About Sunil Iyengar

Sunil Iyengar, a poet, writer and editor in Washington, D.C., is a board member of the American Poetry & Literacy Project. His essays and reviews have appeared in Verse, The American Scholar, New York Times, Washington Post and San Francisco Chronicle.


Sunil Iyengar Has written the following articles:


Justice’s Sentimental Journey

In Memoriam: Donald Justice (1925-2004)

As Reviewed By: Sunil Iyengar

I

Thumbing at leisure through Donald Justice’s poems, one encounters several worthy candidates for an imagined memorial reading.… continue reading...

Posted in December 2004: In Memoriam, FeaturedComments (0)

Tricks to Set the River On Fire: Feigned Eloquence in Lowell

As Reviewed By: Sunil Iyengar

Collected Poems of Robert Lowell. Edited by Frank Bidart and David Gewanter. Farrar, Strauss & Giroux, 2003. 1181 pages. $45.

I.continue reading...

Posted in Featured, ReviewsComments (0)

The Yellow Pages of Poetry: Notes on the New Norton

As Reviewed By: Sunil Iyengar

The Norton Anthology of Modern and Contemporary Poetry (Third Edition), edited by Jahan Ramazani.

Give me a look, give me a face
That makes simplicity a grace;
Robes loosely flowing, hair as free;
Such sweet neglect more taketh me
Than all th’adulteries of art.

continue reading...

Posted in Featured, ReviewsComments (0)

Tricks to Set the River On Fire: Feigned Eloquence in Lowell

Collected Poems of Robert Lowell. Edited by Frank Bidart and David Gewanter. Farrar, Strauss & Giroux, 2003. 1181 pages. $45.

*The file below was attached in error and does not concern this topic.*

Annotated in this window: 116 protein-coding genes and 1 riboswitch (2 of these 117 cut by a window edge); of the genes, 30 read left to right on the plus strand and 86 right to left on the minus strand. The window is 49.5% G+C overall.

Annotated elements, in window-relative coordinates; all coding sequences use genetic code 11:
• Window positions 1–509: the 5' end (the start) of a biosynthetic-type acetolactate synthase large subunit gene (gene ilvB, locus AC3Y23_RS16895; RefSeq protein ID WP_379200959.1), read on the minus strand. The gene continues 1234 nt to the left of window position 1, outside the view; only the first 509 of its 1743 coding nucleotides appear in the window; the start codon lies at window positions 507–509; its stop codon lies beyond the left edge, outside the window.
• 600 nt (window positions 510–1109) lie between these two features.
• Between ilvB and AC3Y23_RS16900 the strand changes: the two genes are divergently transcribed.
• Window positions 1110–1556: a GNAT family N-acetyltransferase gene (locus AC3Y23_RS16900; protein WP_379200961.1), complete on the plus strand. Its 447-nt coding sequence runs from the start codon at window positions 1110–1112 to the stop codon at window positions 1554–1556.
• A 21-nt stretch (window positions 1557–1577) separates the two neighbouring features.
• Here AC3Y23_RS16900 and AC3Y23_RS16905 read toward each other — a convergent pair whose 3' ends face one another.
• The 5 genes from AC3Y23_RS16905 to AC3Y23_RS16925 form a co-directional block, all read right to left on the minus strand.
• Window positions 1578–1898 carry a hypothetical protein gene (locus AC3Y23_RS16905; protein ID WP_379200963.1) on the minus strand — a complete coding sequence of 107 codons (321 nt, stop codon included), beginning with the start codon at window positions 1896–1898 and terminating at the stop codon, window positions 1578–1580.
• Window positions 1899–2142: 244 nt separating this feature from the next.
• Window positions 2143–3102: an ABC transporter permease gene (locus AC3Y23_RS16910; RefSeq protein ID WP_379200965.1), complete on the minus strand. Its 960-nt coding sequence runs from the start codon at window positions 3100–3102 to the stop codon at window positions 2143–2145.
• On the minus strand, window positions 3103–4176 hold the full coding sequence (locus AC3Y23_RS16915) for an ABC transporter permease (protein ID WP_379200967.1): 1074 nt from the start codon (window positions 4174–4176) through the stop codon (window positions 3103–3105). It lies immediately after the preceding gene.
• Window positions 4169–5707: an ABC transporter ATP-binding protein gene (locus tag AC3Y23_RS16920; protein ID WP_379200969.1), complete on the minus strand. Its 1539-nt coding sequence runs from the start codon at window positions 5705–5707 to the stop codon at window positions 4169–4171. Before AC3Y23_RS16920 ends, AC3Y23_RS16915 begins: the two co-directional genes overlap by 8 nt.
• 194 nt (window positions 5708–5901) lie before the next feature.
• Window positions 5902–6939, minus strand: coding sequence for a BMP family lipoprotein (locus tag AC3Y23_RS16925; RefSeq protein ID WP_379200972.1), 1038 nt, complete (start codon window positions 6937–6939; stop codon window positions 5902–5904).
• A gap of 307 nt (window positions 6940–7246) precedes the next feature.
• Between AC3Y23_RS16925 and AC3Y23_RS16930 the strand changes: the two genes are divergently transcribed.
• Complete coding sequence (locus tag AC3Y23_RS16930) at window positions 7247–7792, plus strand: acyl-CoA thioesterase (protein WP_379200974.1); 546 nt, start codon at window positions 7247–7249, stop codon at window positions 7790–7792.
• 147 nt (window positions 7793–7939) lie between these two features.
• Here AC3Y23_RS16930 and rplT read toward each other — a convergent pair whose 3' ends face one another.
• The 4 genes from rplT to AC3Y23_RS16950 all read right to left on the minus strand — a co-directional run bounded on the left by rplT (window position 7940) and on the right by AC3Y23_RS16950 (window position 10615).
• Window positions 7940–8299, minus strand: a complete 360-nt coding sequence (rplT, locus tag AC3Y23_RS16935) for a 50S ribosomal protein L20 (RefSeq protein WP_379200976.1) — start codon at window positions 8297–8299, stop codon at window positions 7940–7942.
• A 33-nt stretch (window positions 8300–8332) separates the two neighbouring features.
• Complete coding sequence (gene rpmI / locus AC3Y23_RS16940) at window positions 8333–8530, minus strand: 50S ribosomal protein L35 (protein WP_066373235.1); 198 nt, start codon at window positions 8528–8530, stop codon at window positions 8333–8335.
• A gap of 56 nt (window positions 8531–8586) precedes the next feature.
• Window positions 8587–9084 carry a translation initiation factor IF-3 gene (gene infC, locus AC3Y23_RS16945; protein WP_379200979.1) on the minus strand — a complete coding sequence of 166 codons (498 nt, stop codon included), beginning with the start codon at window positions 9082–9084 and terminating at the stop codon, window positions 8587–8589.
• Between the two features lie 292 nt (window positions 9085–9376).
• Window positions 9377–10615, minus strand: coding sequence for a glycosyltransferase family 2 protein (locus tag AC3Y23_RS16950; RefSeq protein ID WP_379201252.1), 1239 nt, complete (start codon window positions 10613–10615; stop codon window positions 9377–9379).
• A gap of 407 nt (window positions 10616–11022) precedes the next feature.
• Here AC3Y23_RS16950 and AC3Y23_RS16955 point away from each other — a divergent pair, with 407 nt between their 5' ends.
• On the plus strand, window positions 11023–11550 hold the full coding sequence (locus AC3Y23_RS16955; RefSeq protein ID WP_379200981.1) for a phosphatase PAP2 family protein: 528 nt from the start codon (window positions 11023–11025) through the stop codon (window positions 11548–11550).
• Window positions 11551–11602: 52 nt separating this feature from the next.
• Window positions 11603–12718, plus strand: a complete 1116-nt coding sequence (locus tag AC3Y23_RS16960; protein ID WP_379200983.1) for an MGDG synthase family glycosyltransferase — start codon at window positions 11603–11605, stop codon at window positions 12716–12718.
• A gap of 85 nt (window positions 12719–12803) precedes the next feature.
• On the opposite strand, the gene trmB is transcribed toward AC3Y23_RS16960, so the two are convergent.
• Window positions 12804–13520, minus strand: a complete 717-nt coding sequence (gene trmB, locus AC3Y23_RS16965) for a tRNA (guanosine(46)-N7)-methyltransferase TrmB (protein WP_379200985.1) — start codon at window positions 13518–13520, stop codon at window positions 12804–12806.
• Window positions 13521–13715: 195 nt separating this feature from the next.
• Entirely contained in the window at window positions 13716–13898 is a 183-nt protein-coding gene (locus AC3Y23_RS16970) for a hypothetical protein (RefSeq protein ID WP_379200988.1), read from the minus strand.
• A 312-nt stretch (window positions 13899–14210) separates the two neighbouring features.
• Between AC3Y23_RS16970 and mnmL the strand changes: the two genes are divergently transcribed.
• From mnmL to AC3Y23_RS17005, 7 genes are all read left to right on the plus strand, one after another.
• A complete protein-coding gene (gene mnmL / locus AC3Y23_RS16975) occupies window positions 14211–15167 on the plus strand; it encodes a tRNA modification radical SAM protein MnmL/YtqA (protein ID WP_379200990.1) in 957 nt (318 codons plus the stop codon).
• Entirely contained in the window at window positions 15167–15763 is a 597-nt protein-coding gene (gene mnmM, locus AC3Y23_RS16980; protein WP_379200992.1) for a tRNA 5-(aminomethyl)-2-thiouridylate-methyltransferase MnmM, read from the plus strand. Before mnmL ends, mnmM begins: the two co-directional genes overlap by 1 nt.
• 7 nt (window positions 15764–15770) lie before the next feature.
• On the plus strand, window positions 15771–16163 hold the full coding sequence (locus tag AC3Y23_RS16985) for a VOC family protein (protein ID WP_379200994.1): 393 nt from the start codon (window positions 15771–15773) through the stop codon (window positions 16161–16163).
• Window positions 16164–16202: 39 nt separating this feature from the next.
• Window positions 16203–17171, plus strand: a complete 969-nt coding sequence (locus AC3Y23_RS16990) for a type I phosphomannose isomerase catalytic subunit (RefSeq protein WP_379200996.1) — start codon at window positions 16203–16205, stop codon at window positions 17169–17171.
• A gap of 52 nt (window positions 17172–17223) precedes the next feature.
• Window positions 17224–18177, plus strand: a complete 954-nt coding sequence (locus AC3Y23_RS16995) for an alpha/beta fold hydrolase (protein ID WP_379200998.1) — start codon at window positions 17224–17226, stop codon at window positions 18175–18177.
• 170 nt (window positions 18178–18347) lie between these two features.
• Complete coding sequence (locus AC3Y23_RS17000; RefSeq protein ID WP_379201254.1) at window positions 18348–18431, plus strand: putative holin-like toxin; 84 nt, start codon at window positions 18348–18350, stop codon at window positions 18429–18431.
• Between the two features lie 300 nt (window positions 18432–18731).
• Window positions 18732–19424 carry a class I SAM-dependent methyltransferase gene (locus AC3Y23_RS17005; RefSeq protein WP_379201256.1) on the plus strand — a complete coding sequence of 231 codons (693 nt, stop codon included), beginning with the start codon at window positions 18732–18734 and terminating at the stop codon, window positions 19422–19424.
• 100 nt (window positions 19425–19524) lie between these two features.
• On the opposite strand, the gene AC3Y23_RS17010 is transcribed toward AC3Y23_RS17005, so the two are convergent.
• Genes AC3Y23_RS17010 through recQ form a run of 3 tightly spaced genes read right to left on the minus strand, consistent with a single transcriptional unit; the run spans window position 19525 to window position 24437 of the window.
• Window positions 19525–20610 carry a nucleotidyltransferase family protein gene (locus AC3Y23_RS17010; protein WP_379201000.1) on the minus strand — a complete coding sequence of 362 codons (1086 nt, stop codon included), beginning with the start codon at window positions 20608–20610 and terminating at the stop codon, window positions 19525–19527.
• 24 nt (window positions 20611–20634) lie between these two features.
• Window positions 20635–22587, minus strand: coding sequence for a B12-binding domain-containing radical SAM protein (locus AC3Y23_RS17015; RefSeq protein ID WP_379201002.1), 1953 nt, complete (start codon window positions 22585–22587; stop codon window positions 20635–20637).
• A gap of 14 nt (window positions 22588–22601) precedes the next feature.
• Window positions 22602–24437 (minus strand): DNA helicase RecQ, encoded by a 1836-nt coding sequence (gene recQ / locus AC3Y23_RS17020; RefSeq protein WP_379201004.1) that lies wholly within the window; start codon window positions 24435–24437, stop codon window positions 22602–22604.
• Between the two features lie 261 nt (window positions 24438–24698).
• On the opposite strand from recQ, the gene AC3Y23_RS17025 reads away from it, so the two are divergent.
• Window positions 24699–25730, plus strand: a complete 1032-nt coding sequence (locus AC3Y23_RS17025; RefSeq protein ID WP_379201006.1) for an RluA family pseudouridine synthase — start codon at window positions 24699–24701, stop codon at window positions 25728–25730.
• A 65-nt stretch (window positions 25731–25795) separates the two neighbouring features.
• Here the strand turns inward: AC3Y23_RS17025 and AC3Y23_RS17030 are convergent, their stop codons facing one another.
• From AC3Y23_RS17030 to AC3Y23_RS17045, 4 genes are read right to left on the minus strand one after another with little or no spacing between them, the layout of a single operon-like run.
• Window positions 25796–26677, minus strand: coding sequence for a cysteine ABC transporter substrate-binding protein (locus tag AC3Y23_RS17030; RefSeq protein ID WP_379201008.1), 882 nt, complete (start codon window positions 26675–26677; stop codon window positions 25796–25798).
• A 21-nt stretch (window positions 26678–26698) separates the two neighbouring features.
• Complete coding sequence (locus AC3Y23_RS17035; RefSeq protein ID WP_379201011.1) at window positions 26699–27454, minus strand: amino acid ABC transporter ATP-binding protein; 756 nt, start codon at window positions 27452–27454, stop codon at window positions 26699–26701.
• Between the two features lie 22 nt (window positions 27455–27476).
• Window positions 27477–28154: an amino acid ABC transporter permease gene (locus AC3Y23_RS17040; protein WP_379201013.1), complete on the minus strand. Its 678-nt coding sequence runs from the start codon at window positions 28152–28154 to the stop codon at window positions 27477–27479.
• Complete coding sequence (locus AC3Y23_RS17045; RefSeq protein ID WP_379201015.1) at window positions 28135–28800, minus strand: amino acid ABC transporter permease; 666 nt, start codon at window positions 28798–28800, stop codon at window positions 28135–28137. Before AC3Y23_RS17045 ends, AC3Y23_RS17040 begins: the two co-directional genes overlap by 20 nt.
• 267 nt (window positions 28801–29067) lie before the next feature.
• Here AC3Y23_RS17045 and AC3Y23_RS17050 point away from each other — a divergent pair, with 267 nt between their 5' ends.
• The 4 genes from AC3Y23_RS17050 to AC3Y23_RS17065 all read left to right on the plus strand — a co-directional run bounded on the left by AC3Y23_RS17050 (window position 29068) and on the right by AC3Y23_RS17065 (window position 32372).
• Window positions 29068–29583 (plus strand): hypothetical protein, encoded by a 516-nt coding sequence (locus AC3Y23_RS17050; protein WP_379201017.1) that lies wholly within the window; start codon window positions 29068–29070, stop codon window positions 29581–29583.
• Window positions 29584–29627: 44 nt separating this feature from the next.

As Reviewed By: Sunil Iyengar

I.continue reading...

Posted in Featured, January 2004: Robert Lowell Special IssueComments (0)

Dana Gioia’s Defenders of the Modernist-Romantic Tradition

As Reviewed By: Sunil Iyengar

Can Poetry Matter? by Dana Gioia. 10th anniversary edition. Graywolf Press, 2003.

I.

In an introductory note to his first poetry collection, The Rage for the Lost Penny (1940), Randall Jarrell declares: “‘Modern’ poetry is, essentially, an extension of romanticism; it is what romantic poetry wishes or finds it necessary to become.” Two years later, writing forThe Nation, Jarrell elaborates that “the change from romantic poetry was evolutionary, not revolutionary.”[private]

Modernist poetry-the poetry of Pound, Eliot, Crane, Tate, Stevens, Cummings, MacLeish, et cetera-appears to be and is generally considered to be a violent break with romanticism; it is actually, I believe, an extension of romanticism, an end product in which most of the tendencies of romanticism have been carried to their limits.

continue reading...

Posted in Featured, ReviewsComments (0)

Designed for a Lifetime of Becoming: The Poetic Debut of Adam Kirsch

As Reviewed By: Sunil Iyengar

The Thousand Wells by Adam Kirsch. Ivan R. Dee, 2002. $18.95.

“It is very likely that the really vital poetry of the next generation will be not about God at all–the poets who currently treat that theme often descend into banality or obscurity–but about other profound and secular themes: love, marriage, loneliness, aging, death.”
–Adam Kirsch

I

The writer of those words was barely out of adolescence.… continue reading...

Posted in Featured, ReviewsComments (0)